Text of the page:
The problem with many aero helmets is limited ventilation, but Kask has found a balance here by equipping the Wasabi with a center vent that slides upward to let air flow up front and through internal ducts to the front. the exhaust ports at the rear. It works great, especially when things get hot on a climb. What’s great about this feature is that the Kask Wasabi can be used all year round to keep your head warm in winter and cool in summer by simply sliding the vent up or down. the bottom. In the closed configuration, the temperatures inside the Wasabi helmet will be 1.5 degrees Celsius higher than the open position. Whichever configuration you use – up or down ventilation – it was designed as an aero helmet with less than one watt of efficiency loss, measured at 50 km / h in the open position.

A clear omission is that of any specific directional anti-slip coating. Kask has never been a supporter of MIPS or any other spinning technology for that matter – claiming Wasabi has undergone “rigorous testing well beyond mandatory industry standards” – which he says. calls the WG11 protocol. As I mentioned in my review of the Met Rivale MIPS helmet, crash testing is a difficult area to quantify and other than physically subjecting the helmet to an actual crash, it’s nearly impossible to make those claims. to the test, but Kask is quick to point out that all of his helmets offer “the best possible protection against rotational impacts.”

In terms of fit, Kask is one of the few brands that has it all on hand. The Wasabi comes in three sizes (S, M, L) and benefits from the brand’s legendary Octo Fit retention system allowing vertical and horizontal adjustment, which is a godsend for riders with ponytails. Comfort is further optimized by the addition of merino wool padding inside the shell. Developed in partnership with REDA (a market leader in the production of merino wool), the internal padding claims to help with ventilation and moisture wicking – the latter point works really well in preventing sweat and moisture. eyes and eyebrows.

Although there is no “garage for the eyes” storage system on board, the helmet pairs well with sunglasses, especially with the Koo sunglasses developed by Kask. Having said that, other brands like Oakley and 100% are also compatible. Looking at the specifications in detail, especially the claimed weight of the product, the Wasabi was 25g lighter than the 290g quoted by Kask (265g on average). Having received the helmet just a few weeks ago, testing has been limited but performance has nonetheless been impressive – wind noise is minimal at speeds of 30-40 km / h (it becomes a bit more audible at speeds of 30-40 km / h). descending speeds) and the temperature management via the central vent control works very well.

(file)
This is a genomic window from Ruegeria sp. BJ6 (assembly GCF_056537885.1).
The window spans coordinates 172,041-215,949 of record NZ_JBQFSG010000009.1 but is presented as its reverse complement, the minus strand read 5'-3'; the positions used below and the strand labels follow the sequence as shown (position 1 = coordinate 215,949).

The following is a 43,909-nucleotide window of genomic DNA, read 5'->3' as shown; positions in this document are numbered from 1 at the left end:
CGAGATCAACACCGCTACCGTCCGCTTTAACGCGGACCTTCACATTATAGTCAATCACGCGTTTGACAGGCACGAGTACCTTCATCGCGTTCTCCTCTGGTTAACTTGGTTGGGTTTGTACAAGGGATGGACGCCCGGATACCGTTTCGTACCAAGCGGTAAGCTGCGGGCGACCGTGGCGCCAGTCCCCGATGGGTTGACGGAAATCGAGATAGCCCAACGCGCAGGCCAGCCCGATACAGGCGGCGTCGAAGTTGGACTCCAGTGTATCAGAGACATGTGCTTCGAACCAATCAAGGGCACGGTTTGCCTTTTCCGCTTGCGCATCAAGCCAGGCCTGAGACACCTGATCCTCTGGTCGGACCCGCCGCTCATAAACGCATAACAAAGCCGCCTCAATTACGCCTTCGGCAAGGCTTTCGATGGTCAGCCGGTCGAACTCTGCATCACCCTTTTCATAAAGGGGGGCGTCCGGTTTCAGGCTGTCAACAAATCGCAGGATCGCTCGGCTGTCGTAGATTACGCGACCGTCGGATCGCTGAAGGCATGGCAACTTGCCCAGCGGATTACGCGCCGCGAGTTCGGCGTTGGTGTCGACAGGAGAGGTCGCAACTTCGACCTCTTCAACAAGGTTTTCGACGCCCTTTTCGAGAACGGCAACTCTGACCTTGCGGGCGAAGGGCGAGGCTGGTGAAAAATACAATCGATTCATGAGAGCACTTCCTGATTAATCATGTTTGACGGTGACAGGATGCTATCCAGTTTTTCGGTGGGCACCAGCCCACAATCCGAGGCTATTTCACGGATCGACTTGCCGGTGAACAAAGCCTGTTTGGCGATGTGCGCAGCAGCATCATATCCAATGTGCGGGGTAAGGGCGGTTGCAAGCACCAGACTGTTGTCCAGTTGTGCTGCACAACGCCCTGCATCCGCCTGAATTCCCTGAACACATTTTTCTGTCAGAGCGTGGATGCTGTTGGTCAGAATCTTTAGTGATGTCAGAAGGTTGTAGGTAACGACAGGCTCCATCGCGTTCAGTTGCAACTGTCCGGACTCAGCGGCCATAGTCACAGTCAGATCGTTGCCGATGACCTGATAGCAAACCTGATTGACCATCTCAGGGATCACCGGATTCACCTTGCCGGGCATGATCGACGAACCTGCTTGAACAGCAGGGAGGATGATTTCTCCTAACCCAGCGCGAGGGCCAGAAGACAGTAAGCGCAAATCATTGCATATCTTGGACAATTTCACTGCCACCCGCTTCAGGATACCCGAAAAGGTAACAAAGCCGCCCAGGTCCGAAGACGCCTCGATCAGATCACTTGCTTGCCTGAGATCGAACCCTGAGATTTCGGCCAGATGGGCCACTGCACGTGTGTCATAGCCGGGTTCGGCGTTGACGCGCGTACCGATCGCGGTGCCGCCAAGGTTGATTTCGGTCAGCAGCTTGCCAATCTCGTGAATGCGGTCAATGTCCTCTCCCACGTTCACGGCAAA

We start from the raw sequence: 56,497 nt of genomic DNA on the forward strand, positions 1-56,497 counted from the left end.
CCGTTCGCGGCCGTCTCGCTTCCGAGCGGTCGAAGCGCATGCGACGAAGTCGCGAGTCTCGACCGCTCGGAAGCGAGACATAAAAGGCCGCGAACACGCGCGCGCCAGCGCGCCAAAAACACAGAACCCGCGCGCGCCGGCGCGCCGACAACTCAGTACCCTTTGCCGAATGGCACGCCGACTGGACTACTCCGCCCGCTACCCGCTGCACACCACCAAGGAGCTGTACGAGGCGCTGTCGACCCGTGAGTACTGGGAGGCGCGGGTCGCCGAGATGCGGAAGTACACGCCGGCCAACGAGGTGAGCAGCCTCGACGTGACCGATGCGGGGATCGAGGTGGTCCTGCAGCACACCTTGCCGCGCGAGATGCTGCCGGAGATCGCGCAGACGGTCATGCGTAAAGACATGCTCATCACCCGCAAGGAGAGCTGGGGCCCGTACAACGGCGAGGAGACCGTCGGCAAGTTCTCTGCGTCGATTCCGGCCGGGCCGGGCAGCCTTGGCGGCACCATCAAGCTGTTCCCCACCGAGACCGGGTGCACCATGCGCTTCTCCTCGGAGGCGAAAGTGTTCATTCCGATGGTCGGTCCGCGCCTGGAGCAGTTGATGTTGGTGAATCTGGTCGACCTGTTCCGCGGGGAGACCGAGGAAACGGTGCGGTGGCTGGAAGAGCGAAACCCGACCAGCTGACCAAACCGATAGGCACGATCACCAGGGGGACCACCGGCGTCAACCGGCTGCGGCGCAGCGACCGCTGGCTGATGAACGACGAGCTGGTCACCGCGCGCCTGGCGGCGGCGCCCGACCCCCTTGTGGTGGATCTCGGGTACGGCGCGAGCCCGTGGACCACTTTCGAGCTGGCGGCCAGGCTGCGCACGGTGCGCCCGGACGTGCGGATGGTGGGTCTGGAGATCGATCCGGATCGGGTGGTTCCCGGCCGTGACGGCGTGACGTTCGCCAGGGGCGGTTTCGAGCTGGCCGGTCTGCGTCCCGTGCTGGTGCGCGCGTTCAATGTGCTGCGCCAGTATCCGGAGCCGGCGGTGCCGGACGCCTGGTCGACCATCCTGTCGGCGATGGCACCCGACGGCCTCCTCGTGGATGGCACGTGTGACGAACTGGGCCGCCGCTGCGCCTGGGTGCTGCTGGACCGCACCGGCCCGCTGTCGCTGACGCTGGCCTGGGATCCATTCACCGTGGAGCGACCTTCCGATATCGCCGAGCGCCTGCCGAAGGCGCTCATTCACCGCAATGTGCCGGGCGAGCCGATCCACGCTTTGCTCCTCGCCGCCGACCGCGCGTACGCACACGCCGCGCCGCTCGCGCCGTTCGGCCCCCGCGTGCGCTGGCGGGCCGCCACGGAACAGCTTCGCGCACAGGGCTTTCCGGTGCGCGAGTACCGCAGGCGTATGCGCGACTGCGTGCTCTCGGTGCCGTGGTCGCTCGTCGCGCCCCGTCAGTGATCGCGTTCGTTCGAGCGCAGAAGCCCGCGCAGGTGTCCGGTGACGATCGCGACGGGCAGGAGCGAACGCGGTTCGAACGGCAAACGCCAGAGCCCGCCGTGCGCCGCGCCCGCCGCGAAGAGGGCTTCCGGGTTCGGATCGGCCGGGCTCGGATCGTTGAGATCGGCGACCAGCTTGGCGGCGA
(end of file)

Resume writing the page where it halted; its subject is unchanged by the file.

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Kask Wasabi Helmet

Comfort is further optimized by the addition of merino wool padding inside the shell (Image credit: Aaron Borrill)
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Kask Wasabi Helmet

Another look at merino wool padding strips (Image credit: Aaron Borrill)
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Kask Wasabi Helmet

The Octo Fit system plays well with ponytails (Image credit: Aaron Borrill)
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Kask Wasabi Helmet

Synthetic eco-leather chin strap helps prevent skin irritation (Image credit: Aaron Borrill)

Anticipated verdict

The Kask Wasabi is an impressive helmet offering great aerodynamic advantages, temperature management and comfort levels, but it comes at a pretty steep price point. In fact, at £ 269 / $ 350 / € 300, it sits at the higher end of the price spectrum for the best road bike helmets. For me, personally, a helmet is as much a style element as it is a measure of protection and safety and its look and feel is a big part of the buying process.

In this regard, the Kask Wasabi nailed one of those aspects: comfort. This is not so much the case when it comes to the aesthetic aspect of things, but it can be solved by simply playing with complementary color combinations and glossy / matte surfaces – something we’ve seen on the before. edition of the Kask Wasabi team of Ineos Grenadiers.

More tests await, especially in the coming winter months, where we will put its all-season capabilities and interdisciplinary pretensions to the test.

Kask Wasabi Helmet

Although there is no ‘eye garage’ storage system on board, the helmet pairs well with sunglasses, especially with the Koo sunglasses developed by Kask. (Image credit: Aaron Borrill)

Technical specifications: Kask Wasabi helmet

  • Price: £ 269 / $ 350 / € 300
  • Weight: 265g (average, actual)
  • Rotation safety: WG11 rotational impact test passed
  • Aero: Yes
  • Sizes: S, M, L
  • Colors: Six